SECURE ACT: 10-Year Payout Rule Exceptions
In our recent blog post on the SECURE Act (https://www.skslawfirm.com/post/the-secure-act) we shared information about how the SECURE Act, signed into law at the end of last year, made wide-ranging changes affecting IRAs, 401(k)s, and other qualified retirement plans and retirement plan beneficiaries.
The change generating the most buzz is the death of the “stretch” IRA, which allowed a nonspouse beneficiary of an IRA or 401(k) to draw down the inherited tax-deferred account over his/her lifetime, minimizing the tax hit to the beneficiary. The SECURE Act now requires that beneficiaries draw down the entire account amount within 10 years from the death of the account owner.
There are exceptions to this 10-year payout requirement for individuals who qualify as an “eligible designated beneficiary.” An eligible designated beneficiary can take lifetime required minimum distributions from an inherited IRA based on his/her life expectancy (following pre-SECURE Act rules) rather than be forced to draw down the entire amount within 10 years.
These eligible designated beneficiaries include:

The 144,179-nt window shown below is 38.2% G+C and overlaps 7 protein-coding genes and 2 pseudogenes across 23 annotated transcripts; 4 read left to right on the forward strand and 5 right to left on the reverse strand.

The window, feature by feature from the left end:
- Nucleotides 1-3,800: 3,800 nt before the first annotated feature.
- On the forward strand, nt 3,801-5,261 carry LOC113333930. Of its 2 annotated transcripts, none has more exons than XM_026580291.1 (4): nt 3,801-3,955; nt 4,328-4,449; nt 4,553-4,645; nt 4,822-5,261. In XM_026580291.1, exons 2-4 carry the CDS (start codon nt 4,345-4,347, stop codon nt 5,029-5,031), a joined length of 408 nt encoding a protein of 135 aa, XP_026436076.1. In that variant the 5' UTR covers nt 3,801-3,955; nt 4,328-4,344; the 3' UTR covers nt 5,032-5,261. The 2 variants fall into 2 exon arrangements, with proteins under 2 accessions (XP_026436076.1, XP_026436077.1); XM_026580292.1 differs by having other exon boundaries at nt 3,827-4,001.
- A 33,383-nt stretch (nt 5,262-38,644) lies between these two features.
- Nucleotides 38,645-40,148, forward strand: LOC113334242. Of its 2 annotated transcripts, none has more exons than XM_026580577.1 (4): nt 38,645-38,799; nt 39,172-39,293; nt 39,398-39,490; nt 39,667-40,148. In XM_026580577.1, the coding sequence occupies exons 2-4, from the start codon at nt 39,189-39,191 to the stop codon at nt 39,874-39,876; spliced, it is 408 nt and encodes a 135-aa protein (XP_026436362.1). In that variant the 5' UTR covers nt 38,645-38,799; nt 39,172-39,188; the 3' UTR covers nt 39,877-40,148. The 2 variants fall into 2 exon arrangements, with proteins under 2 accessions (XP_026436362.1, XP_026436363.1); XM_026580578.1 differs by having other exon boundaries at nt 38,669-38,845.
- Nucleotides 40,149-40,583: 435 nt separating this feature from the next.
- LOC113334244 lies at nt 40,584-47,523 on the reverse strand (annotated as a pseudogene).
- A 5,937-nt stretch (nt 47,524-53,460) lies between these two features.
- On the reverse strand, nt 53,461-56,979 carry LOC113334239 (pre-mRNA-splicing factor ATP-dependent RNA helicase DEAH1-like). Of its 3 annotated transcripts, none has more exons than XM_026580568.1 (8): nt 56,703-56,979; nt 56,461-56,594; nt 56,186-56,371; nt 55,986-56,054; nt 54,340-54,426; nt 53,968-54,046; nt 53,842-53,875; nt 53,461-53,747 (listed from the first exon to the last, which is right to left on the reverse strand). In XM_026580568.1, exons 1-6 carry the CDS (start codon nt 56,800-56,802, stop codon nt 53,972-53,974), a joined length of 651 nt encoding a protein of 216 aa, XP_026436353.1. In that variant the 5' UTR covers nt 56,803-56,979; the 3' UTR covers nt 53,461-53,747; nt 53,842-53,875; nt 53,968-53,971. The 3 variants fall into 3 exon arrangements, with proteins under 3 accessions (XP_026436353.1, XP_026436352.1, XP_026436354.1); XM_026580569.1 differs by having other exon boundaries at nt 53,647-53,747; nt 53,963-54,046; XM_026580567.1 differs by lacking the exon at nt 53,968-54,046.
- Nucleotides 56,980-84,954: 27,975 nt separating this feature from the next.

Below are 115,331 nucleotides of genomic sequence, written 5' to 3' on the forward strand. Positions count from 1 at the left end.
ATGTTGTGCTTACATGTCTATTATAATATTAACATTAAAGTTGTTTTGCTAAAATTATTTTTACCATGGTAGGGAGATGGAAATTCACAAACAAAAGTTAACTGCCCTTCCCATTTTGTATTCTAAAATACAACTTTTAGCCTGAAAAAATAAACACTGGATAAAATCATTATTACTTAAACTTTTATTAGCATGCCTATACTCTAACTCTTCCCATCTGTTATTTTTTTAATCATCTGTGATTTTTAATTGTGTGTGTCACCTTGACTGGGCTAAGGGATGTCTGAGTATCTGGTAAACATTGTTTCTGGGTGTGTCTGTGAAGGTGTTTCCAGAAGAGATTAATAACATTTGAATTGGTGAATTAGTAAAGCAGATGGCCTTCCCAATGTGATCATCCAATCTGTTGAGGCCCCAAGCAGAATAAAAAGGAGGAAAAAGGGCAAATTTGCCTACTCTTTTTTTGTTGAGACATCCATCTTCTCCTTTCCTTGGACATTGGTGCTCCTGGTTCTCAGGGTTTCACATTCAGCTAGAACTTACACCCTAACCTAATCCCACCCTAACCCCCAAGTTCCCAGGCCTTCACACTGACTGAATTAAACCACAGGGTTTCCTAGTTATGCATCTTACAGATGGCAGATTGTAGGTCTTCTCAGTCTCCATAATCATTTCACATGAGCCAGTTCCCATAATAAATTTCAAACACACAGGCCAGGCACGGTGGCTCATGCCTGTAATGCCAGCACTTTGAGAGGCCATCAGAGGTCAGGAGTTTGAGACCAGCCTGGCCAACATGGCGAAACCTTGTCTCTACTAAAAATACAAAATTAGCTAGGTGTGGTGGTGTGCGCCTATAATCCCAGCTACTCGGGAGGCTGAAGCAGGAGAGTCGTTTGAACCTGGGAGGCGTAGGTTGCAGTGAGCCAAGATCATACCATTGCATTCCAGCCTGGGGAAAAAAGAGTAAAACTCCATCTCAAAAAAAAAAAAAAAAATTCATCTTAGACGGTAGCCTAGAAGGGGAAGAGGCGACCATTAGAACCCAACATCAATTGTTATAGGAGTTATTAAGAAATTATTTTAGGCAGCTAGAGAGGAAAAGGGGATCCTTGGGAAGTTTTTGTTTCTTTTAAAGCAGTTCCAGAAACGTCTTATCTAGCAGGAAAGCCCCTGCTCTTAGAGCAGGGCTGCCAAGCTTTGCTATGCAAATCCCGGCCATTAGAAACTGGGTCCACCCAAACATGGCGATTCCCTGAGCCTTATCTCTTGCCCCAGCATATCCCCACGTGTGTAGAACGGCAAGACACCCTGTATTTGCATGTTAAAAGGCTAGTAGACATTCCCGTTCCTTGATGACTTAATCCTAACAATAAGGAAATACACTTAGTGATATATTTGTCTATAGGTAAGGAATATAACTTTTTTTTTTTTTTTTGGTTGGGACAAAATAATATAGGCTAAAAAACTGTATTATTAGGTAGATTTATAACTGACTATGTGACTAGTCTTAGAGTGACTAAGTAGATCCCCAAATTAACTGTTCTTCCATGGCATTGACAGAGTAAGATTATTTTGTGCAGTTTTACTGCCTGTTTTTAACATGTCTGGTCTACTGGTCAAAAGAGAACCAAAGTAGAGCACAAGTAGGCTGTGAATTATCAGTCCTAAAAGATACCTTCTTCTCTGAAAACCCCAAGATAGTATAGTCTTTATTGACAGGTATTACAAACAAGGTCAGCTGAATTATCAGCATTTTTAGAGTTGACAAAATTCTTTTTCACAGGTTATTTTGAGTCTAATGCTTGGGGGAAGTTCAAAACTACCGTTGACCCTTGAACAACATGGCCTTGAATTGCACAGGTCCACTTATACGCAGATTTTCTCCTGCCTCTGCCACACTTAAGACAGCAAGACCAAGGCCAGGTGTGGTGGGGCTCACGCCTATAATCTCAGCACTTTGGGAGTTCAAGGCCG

Surviving spouses. The only change to the law concerning surviving spouses is that distributions are now delayed until the deceased spouse would have been age 72, rather than age 70 ½.
Minor children of the IRA owner. The 10-year payout does not apply to minor children of the account owner. However, when the minor reaches the age of majority (18 in Missouri), the beneficiary will have to draw down the entire account amount by year 10. This exception applies to children of the account owner only, however, not to grandchildren or other relatives.
Disabled beneficiaries. For this exception, the IRS defines a “disabled” individual as someone who:
- Is unable to engage in “substantial gainful activity” by reason of any medically determined physical or mental impairment which can be expected to result in death or to be of long-continued and indefinite duration, and
- Furnishes proof of the disability in the manner required by the IRS.
Entitlement to Social Security disability benefits may be a litmus test for eligibility. Eligibility is determined at the account owner’s death.
Chronically ill beneficiaries. The IRS defines a “chronically ill” individual as someone certified by a licensed health care practitioner as:
- Being unable, without substantial assistance, to perform at least 2 activities of daily living (such as eating, toileting, transferring, bathing, dressing and continence) due to a loss of functional capacity for an indefinite period of time (that is reasonably expected to be lengthy in nature), or
- Requiring substantial supervision to protect the individual from threats to health and safety due to severe cognitive impairment.
Beneficiaries who are less than 10 years younger than the account owner.
It is important to review your existing estate plan in light of the passage of the SECURE Act. Call us today (417-882-2828) to speak to one of Schmidt, Kirby & Sullivan, P.C.’s estate planning attorneys concerning your estate plan.